Tropical sprue was considered to be the most important cause of malabsorption in adults in India. However, several reports indicate that celiac disease is now recognized more frequently.
We analyzed the clinical presentation, endoscopic and histological features of 94 consecutive patients (age >12 years) with chronic diarrhea and malabsorption syndrome. The spectrum of disease in these patients and features differentiating celiac disease and tropical sprue are reported here.
Celiac disease (n = 61, 65%) was the most common cause of malabsorption followed by tropical sprue (21, 22%). Other conditions including cyclosporiasis (3), Crohn’s disease (2), common variable immunodeficiency (2), lymphangiectasia (1), William’s syndrome (1), and idiopathic malabsorption (3) accounted for the remainder. A greater number (21, 34%) of patients with celiac disease than those with tropical sprue (4, 19%) presented with atypical manifestations. Patients with celiac disease were younger (p = 0.001), more often had anemia, (p = 0.001), scalloping of folds (p = 0.001), moderate (p = 0.02) or severe (p = 0.001) villous atrophy, higher grade of intraepithelial lymphocytic infiltration (p = 0.001), crypt hyperplasia (p = 0.001), cuboidal (p = 0.001) and pseudostratified (p = 0.009) surface epithelial cells, and diffuse (p = 0.001) epithelial damage. In comparison, patients with tropical sprue were older and more often had normal duodenal folds, normal villi, tall columnar epithelial cells and focal epithelial damage.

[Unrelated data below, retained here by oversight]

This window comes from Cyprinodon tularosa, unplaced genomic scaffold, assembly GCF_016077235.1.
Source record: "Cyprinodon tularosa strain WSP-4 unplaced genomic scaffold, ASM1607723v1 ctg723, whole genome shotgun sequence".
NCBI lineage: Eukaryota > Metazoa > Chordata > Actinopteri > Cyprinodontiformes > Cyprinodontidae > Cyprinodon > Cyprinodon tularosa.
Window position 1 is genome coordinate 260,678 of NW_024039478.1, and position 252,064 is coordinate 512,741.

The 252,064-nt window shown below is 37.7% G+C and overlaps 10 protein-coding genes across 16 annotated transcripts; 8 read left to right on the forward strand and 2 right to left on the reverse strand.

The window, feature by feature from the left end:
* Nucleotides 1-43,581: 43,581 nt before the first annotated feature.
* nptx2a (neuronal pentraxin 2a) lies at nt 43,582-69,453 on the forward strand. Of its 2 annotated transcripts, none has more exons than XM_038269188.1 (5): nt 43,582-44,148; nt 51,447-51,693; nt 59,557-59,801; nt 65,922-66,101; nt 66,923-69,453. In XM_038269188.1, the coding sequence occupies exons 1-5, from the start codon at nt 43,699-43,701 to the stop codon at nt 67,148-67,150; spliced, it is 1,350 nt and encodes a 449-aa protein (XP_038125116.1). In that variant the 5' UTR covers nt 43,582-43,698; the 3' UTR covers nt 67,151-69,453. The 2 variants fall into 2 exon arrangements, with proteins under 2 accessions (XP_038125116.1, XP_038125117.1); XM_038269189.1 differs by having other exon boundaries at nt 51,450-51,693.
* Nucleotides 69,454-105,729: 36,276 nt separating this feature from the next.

Celiac disease was the most frequent cause of malabsorption syndrome in this series of patients. There are significant clinical and histological differences between celiac disease and tropical sprue.
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Yadav, P., Das, P., Mirdha, B.R. et al. Current spectrum of malabsorption syndrome in adults in India. Indian J Gastroenterol 30, 22–28 (2011). https://doi.org/10.1007/s12664-011-0081-0
- Celiac disease
- Chronic diarrhea
- Tropical sprue
- Villous atrophy